Under the Stafford Act, costs associated with major disaster relief under Title IV and emergency declarations (see below) shall be shared between the federal government and the recipient, with the federal government not paying less than 75 percent of the share. The state recipient decides how the non-federal share (25 percent or less) is shared between subrecipients of any grant, such as state and local governments. The President has the authority to waive the non-federal cost-share for public assistance activities and has done so for the states of California, Washington and New York. These states are receiving at 100 percent federal cost-share for disaster-related funding due to the intensity of the outbreak in those states. National Guard has also been mobilized in these states.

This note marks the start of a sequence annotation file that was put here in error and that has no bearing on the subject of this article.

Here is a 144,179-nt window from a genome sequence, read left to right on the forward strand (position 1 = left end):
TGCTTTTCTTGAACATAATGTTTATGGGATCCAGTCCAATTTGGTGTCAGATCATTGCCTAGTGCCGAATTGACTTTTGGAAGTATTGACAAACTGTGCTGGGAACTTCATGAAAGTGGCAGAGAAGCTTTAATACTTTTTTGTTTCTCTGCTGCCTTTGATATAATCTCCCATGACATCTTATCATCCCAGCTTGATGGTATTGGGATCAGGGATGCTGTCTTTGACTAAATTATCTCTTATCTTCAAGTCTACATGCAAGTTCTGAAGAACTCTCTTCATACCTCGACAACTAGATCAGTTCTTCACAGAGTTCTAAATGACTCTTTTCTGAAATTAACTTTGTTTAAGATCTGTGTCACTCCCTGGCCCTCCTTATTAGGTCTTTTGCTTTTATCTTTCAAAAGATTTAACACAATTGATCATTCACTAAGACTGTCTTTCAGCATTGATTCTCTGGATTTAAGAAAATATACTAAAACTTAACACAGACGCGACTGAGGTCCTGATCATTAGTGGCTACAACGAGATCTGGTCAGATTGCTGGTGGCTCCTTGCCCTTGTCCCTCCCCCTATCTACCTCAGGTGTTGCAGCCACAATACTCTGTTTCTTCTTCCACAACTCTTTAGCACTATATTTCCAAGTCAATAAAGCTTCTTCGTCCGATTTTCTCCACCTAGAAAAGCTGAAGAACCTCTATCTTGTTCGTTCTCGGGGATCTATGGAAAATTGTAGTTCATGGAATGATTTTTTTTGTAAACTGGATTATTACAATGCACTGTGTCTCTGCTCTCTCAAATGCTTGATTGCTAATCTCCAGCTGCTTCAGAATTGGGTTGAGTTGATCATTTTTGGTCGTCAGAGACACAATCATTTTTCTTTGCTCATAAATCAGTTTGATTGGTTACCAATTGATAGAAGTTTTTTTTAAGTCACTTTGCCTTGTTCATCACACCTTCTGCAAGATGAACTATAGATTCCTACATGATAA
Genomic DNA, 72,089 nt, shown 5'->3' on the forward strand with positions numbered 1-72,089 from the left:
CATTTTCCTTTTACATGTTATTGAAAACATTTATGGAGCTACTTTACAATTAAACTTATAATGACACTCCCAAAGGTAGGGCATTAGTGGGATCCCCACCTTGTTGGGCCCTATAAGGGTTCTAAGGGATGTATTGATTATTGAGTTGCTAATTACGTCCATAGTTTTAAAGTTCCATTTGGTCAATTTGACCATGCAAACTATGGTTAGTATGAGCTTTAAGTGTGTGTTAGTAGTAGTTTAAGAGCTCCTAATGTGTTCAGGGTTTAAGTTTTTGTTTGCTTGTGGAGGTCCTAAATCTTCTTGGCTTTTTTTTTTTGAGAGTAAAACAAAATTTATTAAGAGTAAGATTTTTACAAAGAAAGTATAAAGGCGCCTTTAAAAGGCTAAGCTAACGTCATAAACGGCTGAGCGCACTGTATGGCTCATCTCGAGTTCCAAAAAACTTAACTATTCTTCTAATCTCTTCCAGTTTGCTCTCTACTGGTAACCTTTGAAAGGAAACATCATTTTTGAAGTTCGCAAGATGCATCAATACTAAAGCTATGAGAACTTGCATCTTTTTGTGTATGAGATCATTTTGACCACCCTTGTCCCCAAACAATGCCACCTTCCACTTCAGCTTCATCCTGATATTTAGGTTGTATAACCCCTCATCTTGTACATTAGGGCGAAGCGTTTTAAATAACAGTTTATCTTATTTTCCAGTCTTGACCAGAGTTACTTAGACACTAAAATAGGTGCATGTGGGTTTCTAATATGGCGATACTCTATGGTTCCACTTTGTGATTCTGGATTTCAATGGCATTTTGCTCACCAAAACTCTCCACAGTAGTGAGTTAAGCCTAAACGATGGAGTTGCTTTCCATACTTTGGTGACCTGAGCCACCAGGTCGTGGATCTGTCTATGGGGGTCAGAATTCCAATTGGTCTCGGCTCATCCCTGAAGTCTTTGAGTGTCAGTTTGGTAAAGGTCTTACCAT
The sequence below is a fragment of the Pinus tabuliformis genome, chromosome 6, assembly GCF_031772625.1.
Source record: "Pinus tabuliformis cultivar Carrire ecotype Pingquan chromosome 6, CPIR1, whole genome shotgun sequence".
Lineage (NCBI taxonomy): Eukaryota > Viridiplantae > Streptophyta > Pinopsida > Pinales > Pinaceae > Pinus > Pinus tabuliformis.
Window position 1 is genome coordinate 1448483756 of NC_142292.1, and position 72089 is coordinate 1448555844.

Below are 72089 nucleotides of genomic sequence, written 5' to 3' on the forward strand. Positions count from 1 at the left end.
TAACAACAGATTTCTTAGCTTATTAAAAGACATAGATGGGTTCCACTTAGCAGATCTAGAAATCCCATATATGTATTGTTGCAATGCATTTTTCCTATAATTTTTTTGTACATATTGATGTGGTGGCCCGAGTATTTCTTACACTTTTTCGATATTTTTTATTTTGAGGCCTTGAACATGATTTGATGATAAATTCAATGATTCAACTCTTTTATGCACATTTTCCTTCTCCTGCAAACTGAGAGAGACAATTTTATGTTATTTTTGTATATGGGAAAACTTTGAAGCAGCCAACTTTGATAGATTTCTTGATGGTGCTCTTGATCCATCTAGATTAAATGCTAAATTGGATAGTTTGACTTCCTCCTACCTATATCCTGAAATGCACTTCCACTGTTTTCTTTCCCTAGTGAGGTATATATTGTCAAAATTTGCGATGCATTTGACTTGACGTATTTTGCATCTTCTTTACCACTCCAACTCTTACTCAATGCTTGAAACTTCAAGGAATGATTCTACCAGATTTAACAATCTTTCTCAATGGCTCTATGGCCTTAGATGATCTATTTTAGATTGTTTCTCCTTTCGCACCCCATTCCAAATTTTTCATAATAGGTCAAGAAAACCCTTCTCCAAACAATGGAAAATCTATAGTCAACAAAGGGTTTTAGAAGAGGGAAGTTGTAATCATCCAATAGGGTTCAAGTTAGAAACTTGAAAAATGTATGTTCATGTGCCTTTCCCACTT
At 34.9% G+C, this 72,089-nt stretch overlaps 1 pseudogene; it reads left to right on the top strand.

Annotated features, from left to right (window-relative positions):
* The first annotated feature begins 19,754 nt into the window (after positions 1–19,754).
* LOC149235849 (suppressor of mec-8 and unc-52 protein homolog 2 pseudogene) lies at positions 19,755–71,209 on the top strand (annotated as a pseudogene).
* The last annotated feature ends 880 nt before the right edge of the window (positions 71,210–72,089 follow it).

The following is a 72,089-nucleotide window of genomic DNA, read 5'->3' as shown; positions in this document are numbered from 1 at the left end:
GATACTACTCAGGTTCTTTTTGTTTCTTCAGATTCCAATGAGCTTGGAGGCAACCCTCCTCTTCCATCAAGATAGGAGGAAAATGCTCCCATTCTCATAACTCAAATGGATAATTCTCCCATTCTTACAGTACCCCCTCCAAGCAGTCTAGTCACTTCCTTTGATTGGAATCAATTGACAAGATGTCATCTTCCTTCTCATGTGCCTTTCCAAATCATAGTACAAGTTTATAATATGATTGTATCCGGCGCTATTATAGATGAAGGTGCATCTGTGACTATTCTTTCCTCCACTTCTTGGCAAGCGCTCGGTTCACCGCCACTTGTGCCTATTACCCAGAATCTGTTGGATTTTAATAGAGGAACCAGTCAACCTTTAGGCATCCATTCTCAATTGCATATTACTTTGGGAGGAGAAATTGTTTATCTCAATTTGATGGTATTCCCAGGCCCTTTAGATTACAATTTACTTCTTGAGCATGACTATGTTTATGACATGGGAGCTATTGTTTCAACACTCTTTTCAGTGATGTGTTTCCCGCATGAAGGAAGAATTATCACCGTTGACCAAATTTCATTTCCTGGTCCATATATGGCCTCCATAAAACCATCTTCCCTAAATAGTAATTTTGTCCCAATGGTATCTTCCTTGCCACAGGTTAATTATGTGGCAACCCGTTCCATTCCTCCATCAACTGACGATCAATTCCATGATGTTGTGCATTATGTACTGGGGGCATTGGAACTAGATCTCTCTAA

Emergency declarations may be used broadly and are technically defined as "any occasion or instance for which, in the determination of the President, federal assistance is needed to supplement State and local efforts…to save lives and…public health and safety…"4 These particular declarations authorize a form of public assistance, typically to reduce threats to public health and safety and include emergency shelter and medicine. Although not currently activated, an emergency declaration may also trigger individual assistance, which may be used to help families and individuals respond to issues following a disaster.
Under Section 502 of the Stafford Act, eligible emergency protective measures (see above) may be reimbursed under the public assistance program as long as they are not duplicative with efforts undertaken by other federal agencies, such as HHS and the CDC. It should be noted that emergency declarations come with a funding limit of $5 million per declaration unless the president authorizes additional funding. Congress must be notified if the $5 million thresholds will be exceeded.